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Re-Work The Pre-Work

by Haley Cahill-Teubert

2020 has been… The year for re-engineering processes. (What were you thinking I was about to say?)

The ways organizations have traditionally secured members has looked quite different this year. For some, that’s moving from tabling, friendly football games, and cookouts to Netflix viewing parties and gaming tournaments. For others, it’s moving informationals to Zoom and doing a whole lot more social media work. And for still others, it’s eliminating house tours and chants, and focusing on connecting with potential members. At any rate, the ways people learn about and join chapters had a new look this year.

Knowing this, the way chapters prepare to secure new members should look different as well. It’s time to re-work the pre-work. Below are three practical strategies for better preparing to attract, select, and secure new members into your organizations in this virtual world.


Prioritize the outreach.
Maybe in years past you could rely on people coming out to your informational or recruitment event without much prep work or planning on your part. Whether people heard about it through word of mouth, saw a flier on campus, or simply showed up out of curiosity, you knew the event would always garner a decent crowd. Unfortunately, that doesn’t quite translate to this virtual world we’re living in. Most people are not finding their way into your Zoom events simply out of curiosity or because they heard about it in passing, which means things like… building pipelines, creating a names list and developing relationships through personal outreach and 1:1 meetings ahead of the event need to move from the bottom of your pre-event checklist to the top.

Like everything else, that initial outreach and connection looks different this year. Without organization fairs, tabling events and other go-to names-driving activities, you’ll want to re-evaluate your tactics. So how do you engage more people? For starters, know that DMs are the new handshakes. Using social media for your outreach is one of the wisest, most effective strategies for meeting more people and getting them interested in your organization. Check out this resource for ideas of how to get the conversation rolling over text messages or social media messages.

Do the research.
It might have been common practice to wait to learn all about your prospective members until you meet them in person. Or maybe you did find out a thing or two about them from a mutual friend ahead of time, but didn’t commit it to memory or do anything with that information. Not anymore. Welcome to the year of strategy. And part of your strategy should include gathering intel about the individuals interested in potentially joining your organization. (We’ll dive deeper into this in point 3 below.)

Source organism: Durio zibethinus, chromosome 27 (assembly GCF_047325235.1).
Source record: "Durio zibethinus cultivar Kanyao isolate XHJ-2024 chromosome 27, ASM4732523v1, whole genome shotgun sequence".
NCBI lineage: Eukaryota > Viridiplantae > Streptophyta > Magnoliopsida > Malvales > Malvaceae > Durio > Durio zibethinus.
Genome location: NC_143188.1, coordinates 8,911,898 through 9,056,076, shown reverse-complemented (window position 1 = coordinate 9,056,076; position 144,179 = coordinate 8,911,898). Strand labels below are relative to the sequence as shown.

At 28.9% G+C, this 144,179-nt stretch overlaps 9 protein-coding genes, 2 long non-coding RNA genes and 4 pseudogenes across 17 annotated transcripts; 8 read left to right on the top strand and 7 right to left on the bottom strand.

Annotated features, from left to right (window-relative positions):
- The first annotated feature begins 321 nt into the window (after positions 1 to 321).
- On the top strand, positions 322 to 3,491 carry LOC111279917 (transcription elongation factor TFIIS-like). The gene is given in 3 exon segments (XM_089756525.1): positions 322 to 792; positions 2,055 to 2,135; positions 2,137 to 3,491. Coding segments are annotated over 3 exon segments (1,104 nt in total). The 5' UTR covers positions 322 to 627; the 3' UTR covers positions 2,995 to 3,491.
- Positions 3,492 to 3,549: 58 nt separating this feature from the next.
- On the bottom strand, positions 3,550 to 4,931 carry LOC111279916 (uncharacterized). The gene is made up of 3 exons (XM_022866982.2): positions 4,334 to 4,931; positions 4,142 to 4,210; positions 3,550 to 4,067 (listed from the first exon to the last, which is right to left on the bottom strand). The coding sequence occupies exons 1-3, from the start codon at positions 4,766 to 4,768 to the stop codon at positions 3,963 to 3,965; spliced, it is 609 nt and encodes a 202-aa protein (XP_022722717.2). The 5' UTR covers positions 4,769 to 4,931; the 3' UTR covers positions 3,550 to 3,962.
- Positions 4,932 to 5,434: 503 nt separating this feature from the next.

Assess if and/or how your chapter typically sources information about potential members ahead of meeting them. Do you require them to complete a registration form, application, or interest form ahead of time? That’s step one. You’re probably thinking: So what questions go on the form? First, go ahead and cover the basics: Hometown, major, GPA, hobbies, high school experiences–you get the gist. If it’s already typical practice for you to ask prospective members these questions in a registration form, then let’s take it a step further. Perhaps you add questions like: What are five things you value in a friendship and why? What do you want most from your college experience? What is something unique that you could bring to an organization like ours?

Here’s another great resource of things to consider ahead of meeting potential members.

Host intentional conversations.
Now that you’ve gathered data about prospective members, you can build a plan for how to use it to leverage your conversations with them. While shoulder-to-shoulder small talk may have been the name of the relationship-building game in previous years, those days are gone. People expect purpose in every Zoom session they login to and recruitment events, informationals, and conversations about your chapter are no exception.

This is the year to use the information you’ve sourced ahead of time to host more intentional conversations by asking more thoughtful, personalized questions. Instead of: “So where are you from?,” You might ask: “So in your registration form, you wrote you’re from Oregon. How did you choose our campus here in South Carolina so far away from your home?” or “So you’re from Oregon… talk to me about how it’s been adjusting to life on the other side of the country.” Instead of: “So what are you interested in?,” you might say: “I saw in your interest form you’ve got 12 brothers and sisters you’re close to… I’d love to learn more about your family.” Instead of: “So what did you do in high school,” you might ask: “So I noticed you were president of a club in high school I had never heard of before… I want to hear about that.”

Using the information you already know will kickstart your conversations and allow you to move to a place of connection much faster than beating around the bush asking questions you likely know the answer to already. If prospective members have supplied information to you about themselves, it is fair game for you to ask about, and you should.


This pandemic hasn’t changed that people crave meaningful experiences. It hasn’t changed that people still desire human connection. And it certainly hasn’t changed that people join people. When we re-work the pre-work, and treat each phase of the joining process with more intentionality, we better position ourselves to have more successful events, informationals and conversations. And when we do that? We attract, select and secure more of the right members for each of our organizations.